An unnamed official with the city's agriculture and forestry department said workers had initially felt uncomfortable without the cool air, but had since got used to it.

 

"As government officials, we shall do our part in saving energy," the reported quoted the official as saying.

 

Local authorities had raised the air-conditioning threshold from 28C to 30C last year.

 

Energy law

 

The move comes as China's top legislature on Sunday began deliberating a draft amendment to the energy conservation law, which details measures to cut energy waste in construction projects, the transportation sector and in government buildings, the official Xinhua news agency reported.

 

Energy-saving measures in the draft include replacing antiquated central heating with modern, individually-regulated heating systems, restrictions on decorative lighting and a ban on government agencies purchasing high energy-consuming equipment.

 

The draft also requires governments at all levels to increase investment in public transport, improve services and encourage the public to use public transport.

 

Earlier this month authorities in Beijing, and the eastern city of Yangzhou recruited "energy police" to check whether energy consumption in buildings met national standards.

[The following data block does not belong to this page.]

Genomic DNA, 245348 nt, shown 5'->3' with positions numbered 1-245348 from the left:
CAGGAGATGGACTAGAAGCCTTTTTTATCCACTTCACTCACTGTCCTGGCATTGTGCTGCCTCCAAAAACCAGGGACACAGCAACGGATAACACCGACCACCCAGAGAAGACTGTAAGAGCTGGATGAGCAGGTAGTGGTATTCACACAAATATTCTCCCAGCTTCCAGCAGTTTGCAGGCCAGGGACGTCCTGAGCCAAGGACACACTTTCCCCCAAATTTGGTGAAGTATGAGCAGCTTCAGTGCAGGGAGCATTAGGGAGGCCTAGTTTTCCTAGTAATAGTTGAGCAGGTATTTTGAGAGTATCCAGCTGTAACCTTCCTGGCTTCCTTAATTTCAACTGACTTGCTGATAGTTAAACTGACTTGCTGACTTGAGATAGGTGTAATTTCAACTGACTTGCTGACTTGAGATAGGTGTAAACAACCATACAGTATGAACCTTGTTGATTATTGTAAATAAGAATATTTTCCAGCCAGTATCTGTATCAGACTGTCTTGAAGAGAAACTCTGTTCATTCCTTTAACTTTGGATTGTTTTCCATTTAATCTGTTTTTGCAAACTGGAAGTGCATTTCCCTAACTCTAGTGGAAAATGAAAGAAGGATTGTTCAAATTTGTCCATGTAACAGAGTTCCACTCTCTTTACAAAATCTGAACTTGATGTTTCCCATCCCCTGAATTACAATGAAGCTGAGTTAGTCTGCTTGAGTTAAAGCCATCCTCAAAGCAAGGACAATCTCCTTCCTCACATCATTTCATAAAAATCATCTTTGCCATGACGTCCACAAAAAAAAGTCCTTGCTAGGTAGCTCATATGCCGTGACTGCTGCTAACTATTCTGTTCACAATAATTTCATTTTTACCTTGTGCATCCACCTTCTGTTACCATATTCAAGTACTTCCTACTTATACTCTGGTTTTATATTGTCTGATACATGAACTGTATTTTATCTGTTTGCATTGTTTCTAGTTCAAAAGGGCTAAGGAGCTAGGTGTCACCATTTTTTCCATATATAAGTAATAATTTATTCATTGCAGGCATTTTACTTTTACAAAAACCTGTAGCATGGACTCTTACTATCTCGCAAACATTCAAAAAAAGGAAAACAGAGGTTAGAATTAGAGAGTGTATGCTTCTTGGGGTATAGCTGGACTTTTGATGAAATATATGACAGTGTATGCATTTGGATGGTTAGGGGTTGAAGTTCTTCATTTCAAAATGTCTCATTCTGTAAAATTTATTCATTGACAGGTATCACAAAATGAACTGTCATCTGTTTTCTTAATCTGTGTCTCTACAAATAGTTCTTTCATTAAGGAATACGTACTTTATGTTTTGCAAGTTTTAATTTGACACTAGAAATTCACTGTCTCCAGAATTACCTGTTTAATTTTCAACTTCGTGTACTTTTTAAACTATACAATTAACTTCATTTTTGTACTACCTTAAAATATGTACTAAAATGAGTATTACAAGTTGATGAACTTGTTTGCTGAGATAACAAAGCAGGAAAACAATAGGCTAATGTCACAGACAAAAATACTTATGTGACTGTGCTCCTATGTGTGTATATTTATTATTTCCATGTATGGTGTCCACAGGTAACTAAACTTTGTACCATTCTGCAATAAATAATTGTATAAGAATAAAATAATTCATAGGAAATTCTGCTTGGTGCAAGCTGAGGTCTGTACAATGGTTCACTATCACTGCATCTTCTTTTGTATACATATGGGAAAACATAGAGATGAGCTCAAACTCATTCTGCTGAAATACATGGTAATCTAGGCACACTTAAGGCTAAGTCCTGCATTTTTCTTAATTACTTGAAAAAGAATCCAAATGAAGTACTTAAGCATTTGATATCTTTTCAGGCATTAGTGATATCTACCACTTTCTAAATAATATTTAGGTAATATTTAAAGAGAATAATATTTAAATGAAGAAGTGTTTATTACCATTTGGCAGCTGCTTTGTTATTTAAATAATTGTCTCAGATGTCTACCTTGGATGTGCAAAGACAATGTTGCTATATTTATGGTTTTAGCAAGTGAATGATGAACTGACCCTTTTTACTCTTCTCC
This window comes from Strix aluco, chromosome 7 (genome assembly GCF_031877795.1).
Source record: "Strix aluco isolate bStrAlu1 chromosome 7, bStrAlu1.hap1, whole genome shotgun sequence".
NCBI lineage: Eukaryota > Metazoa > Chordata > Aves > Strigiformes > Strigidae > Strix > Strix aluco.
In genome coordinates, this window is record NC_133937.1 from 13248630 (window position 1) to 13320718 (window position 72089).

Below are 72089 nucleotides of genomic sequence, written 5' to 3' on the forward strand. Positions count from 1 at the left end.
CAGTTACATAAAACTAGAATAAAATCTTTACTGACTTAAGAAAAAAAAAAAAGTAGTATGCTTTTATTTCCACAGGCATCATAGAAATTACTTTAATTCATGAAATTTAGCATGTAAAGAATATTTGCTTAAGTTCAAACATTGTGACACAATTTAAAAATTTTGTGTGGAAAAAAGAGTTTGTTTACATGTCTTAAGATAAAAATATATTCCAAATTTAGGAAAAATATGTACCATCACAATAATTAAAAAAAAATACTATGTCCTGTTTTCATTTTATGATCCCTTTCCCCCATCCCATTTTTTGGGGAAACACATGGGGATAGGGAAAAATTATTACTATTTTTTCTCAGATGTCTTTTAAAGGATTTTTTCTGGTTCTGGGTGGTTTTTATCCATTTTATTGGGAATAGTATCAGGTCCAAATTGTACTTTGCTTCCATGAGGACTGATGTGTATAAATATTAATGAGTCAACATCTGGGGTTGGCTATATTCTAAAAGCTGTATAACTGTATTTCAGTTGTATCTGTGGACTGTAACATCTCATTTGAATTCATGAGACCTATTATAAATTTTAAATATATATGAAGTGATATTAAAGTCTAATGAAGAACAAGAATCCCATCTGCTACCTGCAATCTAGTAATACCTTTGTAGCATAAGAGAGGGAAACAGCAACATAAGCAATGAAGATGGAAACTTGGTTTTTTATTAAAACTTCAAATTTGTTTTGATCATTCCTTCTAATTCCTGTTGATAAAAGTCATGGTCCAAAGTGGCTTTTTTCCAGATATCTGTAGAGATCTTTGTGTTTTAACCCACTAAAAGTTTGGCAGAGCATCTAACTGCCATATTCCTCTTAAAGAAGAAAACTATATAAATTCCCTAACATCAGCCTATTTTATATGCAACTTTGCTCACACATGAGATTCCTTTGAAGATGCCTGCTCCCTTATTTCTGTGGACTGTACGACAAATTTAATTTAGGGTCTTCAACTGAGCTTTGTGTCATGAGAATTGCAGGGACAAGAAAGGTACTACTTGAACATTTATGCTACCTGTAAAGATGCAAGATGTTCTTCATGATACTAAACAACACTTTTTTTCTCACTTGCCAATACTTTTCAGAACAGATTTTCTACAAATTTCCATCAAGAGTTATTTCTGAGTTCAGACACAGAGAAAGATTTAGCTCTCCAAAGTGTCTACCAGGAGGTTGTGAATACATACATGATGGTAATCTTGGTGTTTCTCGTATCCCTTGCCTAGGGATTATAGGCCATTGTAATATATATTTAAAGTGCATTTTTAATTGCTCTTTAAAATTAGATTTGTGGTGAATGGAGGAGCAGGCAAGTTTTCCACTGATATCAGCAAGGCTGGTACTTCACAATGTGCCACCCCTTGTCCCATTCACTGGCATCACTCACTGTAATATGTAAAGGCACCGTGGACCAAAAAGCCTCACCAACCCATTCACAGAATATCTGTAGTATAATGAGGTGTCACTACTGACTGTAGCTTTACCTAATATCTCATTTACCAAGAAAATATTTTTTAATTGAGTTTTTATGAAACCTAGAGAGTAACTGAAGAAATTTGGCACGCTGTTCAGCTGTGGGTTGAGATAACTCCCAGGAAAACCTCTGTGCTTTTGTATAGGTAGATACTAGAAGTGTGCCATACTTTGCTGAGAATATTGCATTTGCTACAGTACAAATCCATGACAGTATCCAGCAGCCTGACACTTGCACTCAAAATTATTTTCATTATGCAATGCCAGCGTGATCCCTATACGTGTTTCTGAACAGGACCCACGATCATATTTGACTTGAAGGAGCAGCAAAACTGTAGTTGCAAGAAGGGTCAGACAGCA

Members of China's cabinet have also called on office workers to exchange business suits for cooler T-shirts and ordered that air-conditioning thermostats in public buildings be set no cooler than 26C.

 

Power cuts

 

China's demand for energy has soared as its economy has boomed over the past 15 years.

 

Parts of Shanghai suffered power cuts recently and officials fear further failures this summer as the overburdened energy networks in China's largest city and other parts of the country struggle to meet the surge in demand.

 

The Chinese government set a goal of reducing energy consumption per unit of gross domestic product by 4 per cent each year until 2010, but only managed to cut 1.23 per cent last year.